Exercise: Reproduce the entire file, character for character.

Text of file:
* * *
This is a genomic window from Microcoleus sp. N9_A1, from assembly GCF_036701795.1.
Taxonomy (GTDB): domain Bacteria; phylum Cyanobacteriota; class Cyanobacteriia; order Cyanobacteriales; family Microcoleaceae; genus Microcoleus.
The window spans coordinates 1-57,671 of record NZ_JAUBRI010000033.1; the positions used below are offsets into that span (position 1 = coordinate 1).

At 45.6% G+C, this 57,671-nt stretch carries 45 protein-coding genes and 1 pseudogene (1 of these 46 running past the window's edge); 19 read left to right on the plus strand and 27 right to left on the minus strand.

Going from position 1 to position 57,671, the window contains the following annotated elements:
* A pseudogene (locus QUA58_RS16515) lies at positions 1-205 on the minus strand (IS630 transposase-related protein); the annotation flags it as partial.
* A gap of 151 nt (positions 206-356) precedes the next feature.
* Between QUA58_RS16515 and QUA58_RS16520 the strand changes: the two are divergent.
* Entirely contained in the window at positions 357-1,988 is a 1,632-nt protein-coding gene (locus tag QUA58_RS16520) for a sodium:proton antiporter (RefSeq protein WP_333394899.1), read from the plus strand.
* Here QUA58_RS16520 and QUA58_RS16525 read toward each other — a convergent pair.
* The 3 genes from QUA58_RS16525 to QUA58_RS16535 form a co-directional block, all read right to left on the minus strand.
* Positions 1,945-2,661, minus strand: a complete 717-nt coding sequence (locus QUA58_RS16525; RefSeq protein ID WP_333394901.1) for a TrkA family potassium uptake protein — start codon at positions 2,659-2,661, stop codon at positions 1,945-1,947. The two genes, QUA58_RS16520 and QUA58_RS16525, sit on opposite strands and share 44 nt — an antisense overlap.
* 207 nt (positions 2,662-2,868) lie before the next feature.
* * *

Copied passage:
This is a genomic window from Microcoleus sp. N9_A1, from assembly GCF_036701795.1.
Taxonomy (GTDB): domain Bacteria; phylum Cyanobacteriota; class Cyanobacteriia; order Cyanobacteriales; family Microcoleaceae; genus Microcoleus.
The window spans coordinates 1-57,671 of record NZ_JAUBRI010000033.1; the positions used below are offsets into that span (position 1 = coordinate 1).

At 45.6% G+C, this 57,671-nt stretch carries 45 protein-coding genes and 1 pseudogene (1 of these 46 running past the window's edge); 19 read left to right on the plus strand and 27 right to left on the minus strand.

Going from position 1 to position 57,671, the window contains the following annotated elements:
* A pseudogene (locus QUA58_RS16515) lies at positions 1-205 on the minus strand (IS630 transposase-related protein); the annotation flags it as partial.
* A gap of 151 nt (positions 206-356) precedes the next feature.
* Between QUA58_RS16515 and QUA58_RS16520 the strand changes: the two are divergent.
* Entirely contained in the window at positions 357-1,988 is a 1,632-nt protein-coding gene (locus tag QUA58_RS16520) for a sodium:proton antiporter (RefSeq protein WP_333394899.1), read from the plus strand.
* Here QUA58_RS16520 and QUA58_RS16525 read toward each other — a convergent pair.
* The 3 genes from QUA58_RS16525 to QUA58_RS16535 form a co-directional block, all read right to left on the minus strand.
* Positions 1,945-2,661, minus strand: a complete 717-nt coding sequence (locus QUA58_RS16525; RefSeq protein ID WP_333394901.1) for a TrkA family potassium uptake protein — start codon at positions 2,659-2,661, stop codon at positions 1,945-1,947. The two genes, QUA58_RS16520 and QUA58_RS16525, sit on opposite strands and share 44 nt — an antisense overlap.
* 207 nt (positions 2,662-2,868) lie before the next feature.